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Why Having More Wealth Doesn't Make Equitable Distribution Any Easier

This may be a cautionary tale for some, and a reality to others, but the fact is this – prenuptial agreements, while oftentimes successfulin ensuring that one party secures estates and assets in the event of a divorce, don't always work exactly the way we want them to. Most would think that's bad news, and rightly so – but why? Why should it be hard to simply award what is due to each party in a divorce case? Let's say one spouse possesses assets worth up to $25MM, and the other spouses essentially has, well, nothing? It would be sensible and definitely equitable for a court to ensure – upon review of a prenuptial agreement – that the spouse with $25MM keeps those assets. That's not always the case.

Often when it comes to divorce, prenuptial agreements, and equitable distribution of property and assets, it's not about how much you have, but how it can all be paid out to you. This simply begs the question: how liquid are your assets? They might not be transferable at all, leaving a bit of a mess on your hands. Such cases involving many liquid assets, like cash and securities, often resolve very quickly, much to the chagrin of the holder of such assets, but what about business interests or commercial real estate? How does one translate those assets to actual distribution? That's a tougher dilemma.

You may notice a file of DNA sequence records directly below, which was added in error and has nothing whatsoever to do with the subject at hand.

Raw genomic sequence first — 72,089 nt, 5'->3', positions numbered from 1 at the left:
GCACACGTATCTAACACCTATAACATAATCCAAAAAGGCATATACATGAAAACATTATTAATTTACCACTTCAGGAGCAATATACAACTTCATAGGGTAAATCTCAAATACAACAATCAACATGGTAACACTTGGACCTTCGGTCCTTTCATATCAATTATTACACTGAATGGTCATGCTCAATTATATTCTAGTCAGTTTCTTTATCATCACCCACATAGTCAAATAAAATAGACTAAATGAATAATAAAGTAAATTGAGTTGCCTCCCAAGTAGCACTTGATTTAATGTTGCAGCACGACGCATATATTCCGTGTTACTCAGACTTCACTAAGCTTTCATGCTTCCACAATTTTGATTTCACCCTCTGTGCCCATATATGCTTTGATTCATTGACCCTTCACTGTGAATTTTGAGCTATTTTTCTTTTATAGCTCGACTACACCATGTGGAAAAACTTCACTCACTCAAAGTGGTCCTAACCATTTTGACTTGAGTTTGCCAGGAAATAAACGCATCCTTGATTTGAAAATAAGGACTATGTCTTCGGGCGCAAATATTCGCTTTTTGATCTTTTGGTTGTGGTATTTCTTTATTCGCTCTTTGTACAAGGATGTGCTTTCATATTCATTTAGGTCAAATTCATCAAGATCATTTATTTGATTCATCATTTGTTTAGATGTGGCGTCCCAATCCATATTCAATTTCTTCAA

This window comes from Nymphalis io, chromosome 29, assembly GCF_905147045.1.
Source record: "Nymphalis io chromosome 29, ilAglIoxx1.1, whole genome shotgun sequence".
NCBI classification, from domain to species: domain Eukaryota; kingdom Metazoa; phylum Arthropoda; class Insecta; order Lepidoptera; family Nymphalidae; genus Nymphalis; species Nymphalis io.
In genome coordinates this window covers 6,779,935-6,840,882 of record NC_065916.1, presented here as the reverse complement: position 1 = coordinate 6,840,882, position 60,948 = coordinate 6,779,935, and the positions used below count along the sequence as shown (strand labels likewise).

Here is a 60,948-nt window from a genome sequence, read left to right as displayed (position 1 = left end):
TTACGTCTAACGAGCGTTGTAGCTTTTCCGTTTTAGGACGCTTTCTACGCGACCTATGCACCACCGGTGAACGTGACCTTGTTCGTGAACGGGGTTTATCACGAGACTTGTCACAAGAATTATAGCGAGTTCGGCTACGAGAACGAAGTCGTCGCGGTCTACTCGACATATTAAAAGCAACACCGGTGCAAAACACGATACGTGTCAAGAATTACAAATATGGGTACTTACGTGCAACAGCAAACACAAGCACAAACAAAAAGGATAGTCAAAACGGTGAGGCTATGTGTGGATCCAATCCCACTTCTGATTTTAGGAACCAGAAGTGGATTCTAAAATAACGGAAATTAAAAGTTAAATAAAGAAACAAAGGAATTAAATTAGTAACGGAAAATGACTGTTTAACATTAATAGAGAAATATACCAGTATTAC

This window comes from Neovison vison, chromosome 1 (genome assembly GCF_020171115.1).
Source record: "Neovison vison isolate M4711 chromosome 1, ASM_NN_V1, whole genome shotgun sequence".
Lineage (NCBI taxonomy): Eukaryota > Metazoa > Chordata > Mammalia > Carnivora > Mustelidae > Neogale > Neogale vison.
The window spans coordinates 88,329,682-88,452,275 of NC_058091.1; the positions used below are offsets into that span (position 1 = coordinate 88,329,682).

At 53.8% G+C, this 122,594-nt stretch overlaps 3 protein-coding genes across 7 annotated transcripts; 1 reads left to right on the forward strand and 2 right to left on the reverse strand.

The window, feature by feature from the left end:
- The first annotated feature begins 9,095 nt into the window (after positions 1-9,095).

Alimony in such cases often would be paid out over time and not all at once. Consider the concept of a business generating revenue of upwards of $25K, for instance – obviously, the business wouldn't close anytime soon, and without a doubt, the other spouse would require alimony. The business may be worth this much money – but alimony will take a chunk out of that for purposes of cost of living if filed by the other spouse. This is a type of asset that isn't terribly liquid at all, and therefore can't be protected under a prenuptial agreement.

Consider your own assets to determine what should be outlined and what can be outlined? It will make divorce proceedings, prenuptial agreements, and equitable distribution that much easier. As always, consult your qualified attorney for more answers.